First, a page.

Most 'at-risk babies' have not had flu jab
MORE than 70 per cent of babies and toddlers classed as at-risk in the Bristol area have not been vaccinated against flu.
Health experts are now urging parents to ensure that children with underlying health conditions are protected against the potentially life-threatening disease as infection rates rise.
NHS figures show that among under-twos identified by GPs as needing the jab because of underlying health conditions, just 22.5 per cent in Bristol have been given it. In South Gloucestershire just 31.2 per cent of youngsters aged six months to two years with chronic illnesses, such as asthma, kidney disease and heart disease, had the jab and in North Somerset 34.5 per cent.
Figures for children aged two to 16 were slightly higher, with a 37 per cent uptake among those with health conditions in Bristol, 42.3 per cent in North Somerset and 47.8 per cent in South Gloucestershire.
This week's delicious £5 5 O'CLOCKTAIL is a refreshing Tequila Sunrise. Available everyday from our Bar for only £5 between 5pm & 7pm.
Terms: £5 cocktail applies to the cocktail of the week.
Contact: 0117 2448281
Valid until: Monday, May 27 2013
The Health Protection Agency has confirmed that there has been an increase in cases this winter.
Becky Pollard, NHS North Somerset director of public health, said: "It is very risky for anyone with a chronic condition not to have a flu jab. But we are particularly concerned about the number of young people under-16 with chronic conditions who have not had the jab, as this group will include babies and very young children. As well as contracting flu and possibly putting their lives at risk, illness in children has other effects, such as parents requiring time off work to look after them, and lost days at school."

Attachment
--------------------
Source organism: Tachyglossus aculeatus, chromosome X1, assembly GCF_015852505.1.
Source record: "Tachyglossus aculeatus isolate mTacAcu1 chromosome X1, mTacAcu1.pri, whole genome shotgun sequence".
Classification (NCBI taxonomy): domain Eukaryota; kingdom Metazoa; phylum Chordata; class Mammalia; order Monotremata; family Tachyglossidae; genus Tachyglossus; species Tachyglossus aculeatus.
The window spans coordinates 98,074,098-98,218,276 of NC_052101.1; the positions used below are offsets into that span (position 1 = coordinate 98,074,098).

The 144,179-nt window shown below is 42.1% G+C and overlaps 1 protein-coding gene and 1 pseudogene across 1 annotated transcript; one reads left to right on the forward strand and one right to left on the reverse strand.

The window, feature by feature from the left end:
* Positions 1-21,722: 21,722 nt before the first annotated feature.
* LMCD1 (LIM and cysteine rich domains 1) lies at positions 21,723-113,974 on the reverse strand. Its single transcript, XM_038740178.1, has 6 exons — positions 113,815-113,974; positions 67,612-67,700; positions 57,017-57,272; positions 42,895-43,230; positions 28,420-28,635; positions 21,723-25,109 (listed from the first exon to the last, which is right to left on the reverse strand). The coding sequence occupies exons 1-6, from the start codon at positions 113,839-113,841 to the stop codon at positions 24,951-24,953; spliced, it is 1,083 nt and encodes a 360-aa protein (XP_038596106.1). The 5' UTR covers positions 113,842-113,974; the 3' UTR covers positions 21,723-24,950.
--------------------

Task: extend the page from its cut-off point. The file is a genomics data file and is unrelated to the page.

She is also concerned that about 50 per cent of all people in the at-risk category across the Bristol have not yet had flu jabs this winter.
"It is still not too late to get the flu jab, which will remain available until March 31," said Ms Pollard.
"The virus circulates until end of winter. People can carry the flu virus without becoming ill themselves. So just because no one around you has had flu, does not mean you are protected, especially if you or your child have a chronic condition."
Ms Pollard advised anyone in a risk group who still needed a jab to contact their surgery.
"The flu season officially ends on 31 January but it is vitally important to ensure anyone who needs the jab is protected prior to this," she said.
Dr Richard Peabody, head of seasonal flu surveillance at the HPA, confirmed last week that the UK was continuing to see an increase in flu cases.
"Vaccination against flu is still the most effective way of preventing the virus in people who are in an 'at risk' group, as they are more vulnerable to developing complications from flu," he said.
"This includes people with underlying conditions such as heart problems, diabetes, lung, liver or renal diseases and those with weakened immune systems, as well as older people and pregnant women."